On the Thai side of the border you’ll immediately notice a new Star Plaza which features KFC, Watsons personal care store, Dunkin Donuts and some other shops. Across the road is a reasonably new budget hotel, the rest looks fairly ramshackle, and of course, there is the big Rong Kluea Market. This market is mainly for Thai shoppers but you may find it interesting as there shops selling cheap copy goods if that interests you. Be warned, the market is huge.
Note that everything here is in Baht. You will need to go to the ATM and get some or exchange your dollars. For me, It was time to turn around and go back.
Going from the Thai side to the Cambodia side is just as simple. Stick to the left and follow the signs, note it’s easy to miss the sign the marks the entry to the walkway that leads you through to the departure building. But stick to the left and you should be OK.
After a minute walk, you’ll head upstairs again, get stamped out and walk back down and out into that Casino no-mans-land.
Head straight ahead towards the Angkor archway that marks the Cambodian border and on the right-hand side you’ll see the visa office right beside the archway. Go in, you’ll be handed a form and grab one from the table, fill that in and walk to the window. The officer will have a quick look, if all is OK he’ll ask for the money (30 for tourist and 35 for ordinary) and hand it to the officer inside for processing.
Now, apparently, this is where they ask for extra yum-yum money, but no one did. I even tempted fate by handing over 40 dollars and was handed back five dollars change! I sat down expecting this long wait, but no, in less than five minutes the passport was returned with the correct visa and I was on my way.
No hassles, no scams, and no waiting. It was right in the middle of the day too, which is apparently the worst time, perhaps I was lucky?
So with that job done, I looked left and saw one of the many songthaews (small truck with bench seating in the back) offering free rides to the casinos so I jumped on for a look. The ride only takes a few minutes to the furthest away which is Star Vegas. Crown Casino is nearby and Diamond, Grand Diamond, Dreamworld Casino are almost right at the border, Holiday Palace is a short walk but I did not venture that one.
Again like I say, the casinos are not exactly new but as far as Poipet goes they are the best place to hang out away from the heat and dust. All of them have restaurants, some even have spas.
Everything is in Thai Baht, and the cashier can change currencies for you. Games on offer include roulette, card games, Paiboon and some may have poker and craps. I didn’t do any gambling so I can’t give you any comprehensive insight barring that these places must see a tonne of cash go through as apparently no ID is required to gamble. A money launders heaven? Maybe.
My first stop was Star Vegas, which seemed to be the most popular gauging from a number of people taking the songthaews in that direction. When it was new I am sure it would have been something special, but the shines definitely worn off. The food looked a bit sad so I went back out and got on the next songthaew heading back. Next stop was Crown Casino, I don’t know if it’s related to the Australian Crown Casino but I hope not, as the walls had mold in places, the food also looked fairly ordinary. Moving on from there to Dreamworld and it is huge but just as old, couldn’t see any good food so kept moving. I did see the internet gaming girls, stunning beauties dealing cards in front of a camera for live online gaming.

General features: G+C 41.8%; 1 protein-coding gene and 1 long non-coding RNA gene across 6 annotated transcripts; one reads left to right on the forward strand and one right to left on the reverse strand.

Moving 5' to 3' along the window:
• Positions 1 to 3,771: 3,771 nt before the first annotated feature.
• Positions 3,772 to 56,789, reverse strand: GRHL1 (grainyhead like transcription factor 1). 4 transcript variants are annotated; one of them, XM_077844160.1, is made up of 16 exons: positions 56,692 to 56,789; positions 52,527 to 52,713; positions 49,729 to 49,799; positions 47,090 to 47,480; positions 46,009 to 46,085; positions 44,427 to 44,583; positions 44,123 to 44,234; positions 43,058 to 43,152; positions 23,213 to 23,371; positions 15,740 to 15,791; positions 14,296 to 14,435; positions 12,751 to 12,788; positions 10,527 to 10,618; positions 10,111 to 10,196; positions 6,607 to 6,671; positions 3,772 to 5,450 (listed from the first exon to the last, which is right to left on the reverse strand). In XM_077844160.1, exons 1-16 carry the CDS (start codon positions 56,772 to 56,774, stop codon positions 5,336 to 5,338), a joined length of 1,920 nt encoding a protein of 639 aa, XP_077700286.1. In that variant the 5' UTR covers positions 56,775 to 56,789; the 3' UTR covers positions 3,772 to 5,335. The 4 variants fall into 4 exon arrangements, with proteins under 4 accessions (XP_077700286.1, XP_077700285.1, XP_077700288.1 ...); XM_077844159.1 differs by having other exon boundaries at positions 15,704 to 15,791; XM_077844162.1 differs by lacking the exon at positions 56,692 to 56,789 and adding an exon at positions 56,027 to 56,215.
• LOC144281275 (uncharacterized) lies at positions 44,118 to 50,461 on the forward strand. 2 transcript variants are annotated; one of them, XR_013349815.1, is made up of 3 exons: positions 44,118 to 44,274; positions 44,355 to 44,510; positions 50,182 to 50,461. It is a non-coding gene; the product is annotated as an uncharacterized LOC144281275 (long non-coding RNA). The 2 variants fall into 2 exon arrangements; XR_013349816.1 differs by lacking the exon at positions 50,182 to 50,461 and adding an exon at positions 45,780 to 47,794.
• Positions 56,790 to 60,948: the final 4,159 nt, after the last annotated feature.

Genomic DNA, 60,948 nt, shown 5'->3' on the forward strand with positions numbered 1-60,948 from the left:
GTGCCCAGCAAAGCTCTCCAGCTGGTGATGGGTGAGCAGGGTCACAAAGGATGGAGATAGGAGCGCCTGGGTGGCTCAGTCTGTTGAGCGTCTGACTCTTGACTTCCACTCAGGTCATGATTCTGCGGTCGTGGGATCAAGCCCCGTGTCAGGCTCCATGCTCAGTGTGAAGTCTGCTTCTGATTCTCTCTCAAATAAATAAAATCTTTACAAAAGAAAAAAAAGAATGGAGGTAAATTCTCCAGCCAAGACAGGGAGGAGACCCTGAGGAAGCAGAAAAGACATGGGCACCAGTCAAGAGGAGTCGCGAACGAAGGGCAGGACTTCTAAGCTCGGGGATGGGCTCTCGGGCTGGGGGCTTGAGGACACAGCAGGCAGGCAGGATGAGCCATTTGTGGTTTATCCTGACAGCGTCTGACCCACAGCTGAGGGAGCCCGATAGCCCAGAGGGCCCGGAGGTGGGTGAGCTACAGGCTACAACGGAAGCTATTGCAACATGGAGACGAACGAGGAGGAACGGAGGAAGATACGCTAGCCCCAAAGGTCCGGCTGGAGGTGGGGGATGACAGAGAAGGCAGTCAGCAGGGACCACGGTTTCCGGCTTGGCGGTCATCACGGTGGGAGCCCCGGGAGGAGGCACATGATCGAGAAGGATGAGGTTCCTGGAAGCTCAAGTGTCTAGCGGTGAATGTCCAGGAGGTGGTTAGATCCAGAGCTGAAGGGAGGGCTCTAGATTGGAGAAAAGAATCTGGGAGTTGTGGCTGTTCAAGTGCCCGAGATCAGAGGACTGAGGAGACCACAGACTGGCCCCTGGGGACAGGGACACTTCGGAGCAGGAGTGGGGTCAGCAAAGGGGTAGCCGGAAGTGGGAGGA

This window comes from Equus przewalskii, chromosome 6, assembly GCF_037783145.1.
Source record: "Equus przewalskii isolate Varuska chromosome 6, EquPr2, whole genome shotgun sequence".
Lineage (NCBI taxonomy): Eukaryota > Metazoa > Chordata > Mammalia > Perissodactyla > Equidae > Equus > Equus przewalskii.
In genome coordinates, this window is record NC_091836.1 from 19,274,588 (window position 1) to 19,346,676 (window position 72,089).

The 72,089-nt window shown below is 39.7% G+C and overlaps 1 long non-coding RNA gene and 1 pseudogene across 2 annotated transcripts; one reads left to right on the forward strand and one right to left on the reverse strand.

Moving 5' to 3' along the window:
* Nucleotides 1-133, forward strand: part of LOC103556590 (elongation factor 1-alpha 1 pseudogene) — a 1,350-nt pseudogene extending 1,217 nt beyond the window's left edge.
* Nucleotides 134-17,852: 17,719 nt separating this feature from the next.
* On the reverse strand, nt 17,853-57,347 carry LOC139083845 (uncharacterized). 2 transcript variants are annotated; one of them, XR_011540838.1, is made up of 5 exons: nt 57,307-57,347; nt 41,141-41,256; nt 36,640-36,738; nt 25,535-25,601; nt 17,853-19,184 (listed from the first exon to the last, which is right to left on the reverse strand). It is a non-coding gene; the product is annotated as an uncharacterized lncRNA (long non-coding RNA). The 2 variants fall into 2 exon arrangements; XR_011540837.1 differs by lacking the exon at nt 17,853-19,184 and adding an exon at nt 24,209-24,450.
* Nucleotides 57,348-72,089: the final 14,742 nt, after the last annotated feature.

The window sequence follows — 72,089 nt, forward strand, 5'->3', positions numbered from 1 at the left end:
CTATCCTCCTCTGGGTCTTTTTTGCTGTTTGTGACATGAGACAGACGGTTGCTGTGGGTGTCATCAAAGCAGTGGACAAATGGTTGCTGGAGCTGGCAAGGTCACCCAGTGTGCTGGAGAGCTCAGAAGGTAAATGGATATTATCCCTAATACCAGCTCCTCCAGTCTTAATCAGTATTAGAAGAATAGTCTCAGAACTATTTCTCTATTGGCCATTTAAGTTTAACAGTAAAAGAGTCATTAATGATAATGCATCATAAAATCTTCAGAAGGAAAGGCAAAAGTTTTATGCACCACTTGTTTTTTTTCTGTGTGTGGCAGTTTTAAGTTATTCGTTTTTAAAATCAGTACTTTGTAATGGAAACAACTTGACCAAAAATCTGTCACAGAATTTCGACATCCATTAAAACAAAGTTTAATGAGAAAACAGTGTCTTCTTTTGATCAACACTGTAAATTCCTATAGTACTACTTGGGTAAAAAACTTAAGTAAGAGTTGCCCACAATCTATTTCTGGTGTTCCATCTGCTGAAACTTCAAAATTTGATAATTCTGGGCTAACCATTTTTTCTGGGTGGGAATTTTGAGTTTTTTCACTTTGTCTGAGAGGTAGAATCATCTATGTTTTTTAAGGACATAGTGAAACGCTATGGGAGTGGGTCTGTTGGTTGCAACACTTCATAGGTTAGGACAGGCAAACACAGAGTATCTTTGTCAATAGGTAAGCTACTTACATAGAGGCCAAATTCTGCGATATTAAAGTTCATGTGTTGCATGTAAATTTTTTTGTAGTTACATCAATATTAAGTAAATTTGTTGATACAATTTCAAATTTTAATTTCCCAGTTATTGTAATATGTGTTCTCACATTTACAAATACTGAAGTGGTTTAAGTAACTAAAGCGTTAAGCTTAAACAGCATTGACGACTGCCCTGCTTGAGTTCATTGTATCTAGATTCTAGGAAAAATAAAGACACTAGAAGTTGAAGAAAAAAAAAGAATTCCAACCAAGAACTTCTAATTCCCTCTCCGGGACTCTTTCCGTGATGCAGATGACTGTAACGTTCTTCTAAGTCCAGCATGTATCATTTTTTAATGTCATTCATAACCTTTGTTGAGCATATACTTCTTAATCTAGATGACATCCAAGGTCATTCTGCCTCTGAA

Onto the next and wandered into Grand Diamond City Resort, same condition, and everything looked much the same, the only stand-out was the Chillax Cafe, so I stopped here for a reasonable club sandwich. This is super easy to get to as it’s right beside the road you walk on going to between the borders and would be a great place to escape the heat between the border points. It’s just after the Angkor arch and before roundabout on the right-hand side heading towards Cambodia.
Moving on again, it’s time to go out through the Cambodian arrival hall which is on the right-hand side heading toward Cambodia, fill in your arrival and departure card which will get stapled into your passport, I don’t know why you have to fill in the departure card on arrival, but anyway. And it’s out the door into Poipet.
I did some wandering around Poipet and there’s not much to see but I did spot a temple.
With some time to fill in before the 7.30PM bus I headed back towards the border and on the right-hand side heading towards Thailand and just before Dreamworld casino found the Relax Corner Cafe, nothing amazing, but English speakers comfortable chairs and tasty yet spicy food, they also have a western menu ie. pizza and hamburgers. Note that prices are in Baht.
I hadn’t been scammed, approached for a scam, or even a tuk-tuk tout. Disappointed, I walked around the alleged roundabout of corruption and didn’t get approached, by ANYONE. Are you kidding me? I couldn’t walk anywhere in Siem Reap without constant hollas of ‘tuk tuk sir’, ‘where you go sir’…
Bugger, I left without any stories to tell about being ‘scammed’ and boarded the van at the depot and after a comfy ride was back to the apartment in Siem Reap.